Factories were not only producing badly designed goods but in reducing human beings to cogs in wheels, they destroyed dignity of labor. Arts and Crafts artists and designers aimed to restore beauty and integrity to domestic products such as dishes, vases, chairs, and tables as well as to interior design and architecture itself. Furthermore, through handicraft, they aimed to revive the pride of the artisan.
Their movement was built on basic principles: preference for regional materials, inspiration from local sources and traditions, honesty of expression, handcraftsmanship, and especially unity of design. In the latter half of the nineteenth century, the ideas of the early reformers gradually spread across continental Europe and to the United States where they were adopted and adapted by a wide variety of designers, artists, and architects. Gustav Stickley (1858–1942), founder of the Craftsman Workshops, became one the most influential designers of the American Arts and Crafts movement. This was not only through his production but through his publication, The Craftsman (1901–16), which was crucial to the expansion and development of Arts and Crafts principles in America.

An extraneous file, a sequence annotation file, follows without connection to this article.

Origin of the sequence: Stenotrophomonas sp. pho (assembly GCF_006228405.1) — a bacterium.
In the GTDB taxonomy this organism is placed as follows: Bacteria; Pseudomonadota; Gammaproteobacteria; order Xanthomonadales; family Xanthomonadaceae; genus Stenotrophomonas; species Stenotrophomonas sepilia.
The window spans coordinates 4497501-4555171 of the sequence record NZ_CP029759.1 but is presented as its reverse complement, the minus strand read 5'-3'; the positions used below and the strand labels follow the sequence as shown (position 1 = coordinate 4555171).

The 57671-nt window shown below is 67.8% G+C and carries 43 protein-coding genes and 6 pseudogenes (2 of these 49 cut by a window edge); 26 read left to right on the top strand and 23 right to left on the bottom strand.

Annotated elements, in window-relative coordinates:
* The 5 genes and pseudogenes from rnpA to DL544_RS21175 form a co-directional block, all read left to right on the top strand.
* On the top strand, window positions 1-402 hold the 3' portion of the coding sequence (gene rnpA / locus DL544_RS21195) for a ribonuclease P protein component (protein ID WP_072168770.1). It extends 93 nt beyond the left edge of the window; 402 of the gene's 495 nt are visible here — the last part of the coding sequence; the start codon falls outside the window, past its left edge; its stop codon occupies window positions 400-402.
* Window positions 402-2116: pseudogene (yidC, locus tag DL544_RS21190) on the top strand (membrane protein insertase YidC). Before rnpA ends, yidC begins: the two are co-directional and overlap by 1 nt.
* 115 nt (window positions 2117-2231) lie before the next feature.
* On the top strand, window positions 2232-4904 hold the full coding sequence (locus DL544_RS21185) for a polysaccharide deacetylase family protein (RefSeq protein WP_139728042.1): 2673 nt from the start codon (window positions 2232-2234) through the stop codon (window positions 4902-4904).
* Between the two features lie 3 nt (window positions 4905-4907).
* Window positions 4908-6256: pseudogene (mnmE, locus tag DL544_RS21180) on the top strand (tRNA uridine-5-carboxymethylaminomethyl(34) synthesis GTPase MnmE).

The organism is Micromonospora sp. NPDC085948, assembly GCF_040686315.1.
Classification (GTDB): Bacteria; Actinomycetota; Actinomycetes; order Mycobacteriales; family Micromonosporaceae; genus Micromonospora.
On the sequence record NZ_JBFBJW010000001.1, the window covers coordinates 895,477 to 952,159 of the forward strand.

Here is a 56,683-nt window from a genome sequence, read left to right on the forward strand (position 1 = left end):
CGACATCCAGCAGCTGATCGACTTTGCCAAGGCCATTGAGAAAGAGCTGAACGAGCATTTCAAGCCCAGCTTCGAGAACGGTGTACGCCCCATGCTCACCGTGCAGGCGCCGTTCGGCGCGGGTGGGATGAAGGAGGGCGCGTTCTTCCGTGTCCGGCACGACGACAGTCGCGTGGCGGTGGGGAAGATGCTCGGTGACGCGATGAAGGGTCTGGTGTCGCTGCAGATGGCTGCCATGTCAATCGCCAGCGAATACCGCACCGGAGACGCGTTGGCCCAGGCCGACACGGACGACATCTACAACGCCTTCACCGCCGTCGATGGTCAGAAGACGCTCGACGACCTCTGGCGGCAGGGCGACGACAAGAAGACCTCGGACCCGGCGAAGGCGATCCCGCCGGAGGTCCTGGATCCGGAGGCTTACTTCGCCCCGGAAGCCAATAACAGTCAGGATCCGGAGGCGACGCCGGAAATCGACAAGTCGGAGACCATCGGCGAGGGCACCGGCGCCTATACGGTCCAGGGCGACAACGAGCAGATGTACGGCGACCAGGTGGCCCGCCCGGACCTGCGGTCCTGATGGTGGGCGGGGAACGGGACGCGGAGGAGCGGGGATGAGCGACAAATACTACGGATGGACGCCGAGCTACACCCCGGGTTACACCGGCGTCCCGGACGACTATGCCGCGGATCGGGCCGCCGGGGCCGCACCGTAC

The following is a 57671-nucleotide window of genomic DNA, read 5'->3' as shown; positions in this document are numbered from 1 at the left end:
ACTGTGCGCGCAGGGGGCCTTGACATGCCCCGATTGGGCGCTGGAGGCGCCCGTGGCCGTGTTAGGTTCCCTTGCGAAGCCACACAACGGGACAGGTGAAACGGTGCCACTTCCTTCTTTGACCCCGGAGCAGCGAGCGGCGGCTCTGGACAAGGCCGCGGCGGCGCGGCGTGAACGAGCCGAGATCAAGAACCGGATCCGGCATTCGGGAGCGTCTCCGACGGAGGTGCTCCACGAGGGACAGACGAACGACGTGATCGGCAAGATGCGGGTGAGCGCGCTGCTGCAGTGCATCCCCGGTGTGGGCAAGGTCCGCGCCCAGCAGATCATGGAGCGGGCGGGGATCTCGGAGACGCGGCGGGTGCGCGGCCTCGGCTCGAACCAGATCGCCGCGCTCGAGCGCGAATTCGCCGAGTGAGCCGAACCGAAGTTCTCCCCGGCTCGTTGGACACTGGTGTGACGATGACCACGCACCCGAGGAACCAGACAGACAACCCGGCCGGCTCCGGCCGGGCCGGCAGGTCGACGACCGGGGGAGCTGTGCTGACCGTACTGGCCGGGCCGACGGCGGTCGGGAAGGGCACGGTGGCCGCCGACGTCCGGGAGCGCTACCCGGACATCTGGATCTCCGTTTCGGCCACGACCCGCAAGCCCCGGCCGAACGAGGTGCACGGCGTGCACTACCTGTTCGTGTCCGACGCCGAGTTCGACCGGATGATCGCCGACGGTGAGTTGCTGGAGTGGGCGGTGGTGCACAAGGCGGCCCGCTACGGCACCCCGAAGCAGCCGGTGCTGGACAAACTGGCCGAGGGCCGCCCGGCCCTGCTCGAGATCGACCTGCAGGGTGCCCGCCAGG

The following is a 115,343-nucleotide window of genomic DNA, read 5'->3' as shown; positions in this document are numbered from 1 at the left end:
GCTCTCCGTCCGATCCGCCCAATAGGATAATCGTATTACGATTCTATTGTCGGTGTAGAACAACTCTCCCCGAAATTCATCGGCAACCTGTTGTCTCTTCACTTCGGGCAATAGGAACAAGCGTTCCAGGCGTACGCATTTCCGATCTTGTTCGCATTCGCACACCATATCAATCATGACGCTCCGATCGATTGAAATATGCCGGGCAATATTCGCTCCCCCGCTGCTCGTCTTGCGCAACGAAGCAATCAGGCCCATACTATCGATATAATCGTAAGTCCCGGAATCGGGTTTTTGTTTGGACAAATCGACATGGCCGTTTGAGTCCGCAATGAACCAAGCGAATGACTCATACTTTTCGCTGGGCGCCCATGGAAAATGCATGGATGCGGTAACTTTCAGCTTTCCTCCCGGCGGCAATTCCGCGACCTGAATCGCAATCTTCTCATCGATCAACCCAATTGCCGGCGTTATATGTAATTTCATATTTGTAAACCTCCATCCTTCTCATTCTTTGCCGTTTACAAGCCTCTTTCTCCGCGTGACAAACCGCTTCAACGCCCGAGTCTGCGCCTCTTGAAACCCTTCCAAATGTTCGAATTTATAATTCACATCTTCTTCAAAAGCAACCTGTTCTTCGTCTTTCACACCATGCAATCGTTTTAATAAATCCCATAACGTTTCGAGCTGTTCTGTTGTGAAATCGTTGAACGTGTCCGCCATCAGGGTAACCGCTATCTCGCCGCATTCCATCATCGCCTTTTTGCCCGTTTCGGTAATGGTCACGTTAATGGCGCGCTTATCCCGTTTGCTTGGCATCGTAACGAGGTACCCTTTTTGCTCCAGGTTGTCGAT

Works in this gallery, all selected from the Morse collection, illustrate the simple beauty of the objects created by American art potteries, furniture makers, metalworkers, and others who took up the ideals of the Arts and Crafts movement.